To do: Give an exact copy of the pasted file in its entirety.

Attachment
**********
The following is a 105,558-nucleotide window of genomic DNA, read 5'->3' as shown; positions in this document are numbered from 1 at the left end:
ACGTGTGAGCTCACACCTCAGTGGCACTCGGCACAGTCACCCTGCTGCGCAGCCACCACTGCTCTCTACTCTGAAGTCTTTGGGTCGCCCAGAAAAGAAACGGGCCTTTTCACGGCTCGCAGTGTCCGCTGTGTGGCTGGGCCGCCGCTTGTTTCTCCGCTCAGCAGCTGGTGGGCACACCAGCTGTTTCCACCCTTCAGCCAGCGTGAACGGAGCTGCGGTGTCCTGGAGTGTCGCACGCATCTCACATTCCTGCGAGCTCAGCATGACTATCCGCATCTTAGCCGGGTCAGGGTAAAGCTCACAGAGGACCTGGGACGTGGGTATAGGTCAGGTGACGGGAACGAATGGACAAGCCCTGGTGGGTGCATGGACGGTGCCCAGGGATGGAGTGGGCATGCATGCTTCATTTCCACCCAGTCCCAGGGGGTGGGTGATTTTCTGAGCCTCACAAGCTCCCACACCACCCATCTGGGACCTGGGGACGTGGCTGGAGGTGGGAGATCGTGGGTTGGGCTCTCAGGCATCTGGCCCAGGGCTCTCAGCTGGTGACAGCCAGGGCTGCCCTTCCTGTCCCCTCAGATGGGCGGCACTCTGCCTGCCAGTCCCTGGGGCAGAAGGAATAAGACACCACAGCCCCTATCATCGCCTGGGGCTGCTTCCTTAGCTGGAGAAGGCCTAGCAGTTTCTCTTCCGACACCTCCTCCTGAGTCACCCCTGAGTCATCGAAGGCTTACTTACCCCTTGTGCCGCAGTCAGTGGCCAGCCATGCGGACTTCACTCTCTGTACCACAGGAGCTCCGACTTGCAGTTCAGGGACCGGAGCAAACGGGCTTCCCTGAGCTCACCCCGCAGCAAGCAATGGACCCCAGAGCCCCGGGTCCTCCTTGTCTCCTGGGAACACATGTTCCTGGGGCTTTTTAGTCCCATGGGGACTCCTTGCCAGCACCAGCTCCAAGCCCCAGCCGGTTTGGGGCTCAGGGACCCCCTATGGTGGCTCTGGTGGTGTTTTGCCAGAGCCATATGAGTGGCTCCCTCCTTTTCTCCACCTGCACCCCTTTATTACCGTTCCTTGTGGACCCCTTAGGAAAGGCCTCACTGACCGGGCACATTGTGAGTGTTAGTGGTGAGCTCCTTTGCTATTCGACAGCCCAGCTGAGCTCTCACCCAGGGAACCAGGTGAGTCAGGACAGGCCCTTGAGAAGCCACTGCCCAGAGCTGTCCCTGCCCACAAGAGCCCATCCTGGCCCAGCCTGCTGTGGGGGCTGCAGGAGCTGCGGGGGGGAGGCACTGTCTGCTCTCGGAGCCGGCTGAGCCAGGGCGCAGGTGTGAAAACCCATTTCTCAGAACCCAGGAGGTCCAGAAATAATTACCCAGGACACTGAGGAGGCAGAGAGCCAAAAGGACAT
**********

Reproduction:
The following is a 105,558-nucleotide window of genomic DNA, read 5'->3' as shown; positions in this document are numbered from 1 at the left end:
ACGTGTGAGCTCACACCTCAGTGGCACTCGGCACAGTCACCCTGCTGCGCAGCCACCACTGCTCTCTACTCTGAAGTCTTTGGGTCGCCCAGAAAAGAAACGGGCCTTTTCACGGCTCGCAGTGTCCGCTGTGTGGCTGGGCCGCCGCTTGTTTCTCCGCTCAGCAGCTGGTGGGCACACCAGCTGTTTCCACCCTTCAGCCAGCGTGAACGGAGCTGCGGTGTCCTGGAGTGTCGCACGCATCTCACATTCCTGCGAGCTCAGCATGACTATCCGCATCTTAGCCGGGTCAGGGTAAAGCTCACAGAGGACCTGGGACGTGGGTATAGGTCAGGTGACGGGAACGAATGGACAAGCCCTGGTGGGTGCATGGACGGTGCCCAGGGATGGAGTGGGCATGCATGCTTCATTTCCACCCAGTCCCAGGGGGTGGGTGATTTTCTGAGCCTCACAAGCTCCCACACCACCCATCTGGGACCTGGGGACGTGGCTGGAGGTGGGAGATCGTGGGTTGGGCTCTCAGGCATCTGGCCCAGGGCTCTCAGCTGGTGACAGCCAGGGCTGCCCTTCCTGTCCCCTCAGATGGGCGGCACTCTGCCTGCCAGTCCCTGGGGCAGAAGGAATAAGACACCACAGCCCCTATCATCGCCTGGGGCTGCTTCCTTAGCTGGAGAAGGCCTAGCAGTTTCTCTTCCGACACCTCCTCCTGAGTCACCCCTGAGTCATCGAAGGCTTACTTACCCCTTGTGCCGCAGTCAGTGGCCAGCCATGCGGACTTCACTCTCTGTACCACAGGAGCTCCGACTTGCAGTTCAGGGACCGGAGCAAACGGGCTTCCCTGAGCTCACCCCGCAGCAAGCAATGGACCCCAGAGCCCCGGGTCCTCCTTGTCTCCTGGGAACACATGTTCCTGGGGCTTTTTAGTCCCATGGGGACTCCTTGCCAGCACCAGCTCCAAGCCCCAGCCGGTTTGGGGCTCAGGGACCCCCTATGGTGGCTCTGGTGGTGTTTTGCCAGAGCCATATGAGTGGCTCCCTCCTTTTCTCCACCTGCACCCCTTTATTACCGTTCCTTGTGGACCCCTTAGGAAAGGCCTCACTGACCGGGCACATTGTGAGTGTTAGTGGTGAGCTCCTTTGCTATTCGACAGCCCAGCTGAGCTCTCACCCAGGGAACCAGGTGAGTCAGGACAGGCCCTTGAGAAGCCACTGCCCAGAGCTGTCCCTGCCCACAAGAGCCCATCCTGGCCCAGCCTGCTGTGGGGGCTGCAGGAGCTGCGGGGGGGAGGCACTGTCTGCTCTCGGAGCCGGCTGAGCCAGGGCGCAGGTGTGAAAACCCATTTCTCAGAACCCAGGAGGTCCAGAAATAATTACCCAGGACACTGAGGAGGCAGAGAGCCAAAAGGACAT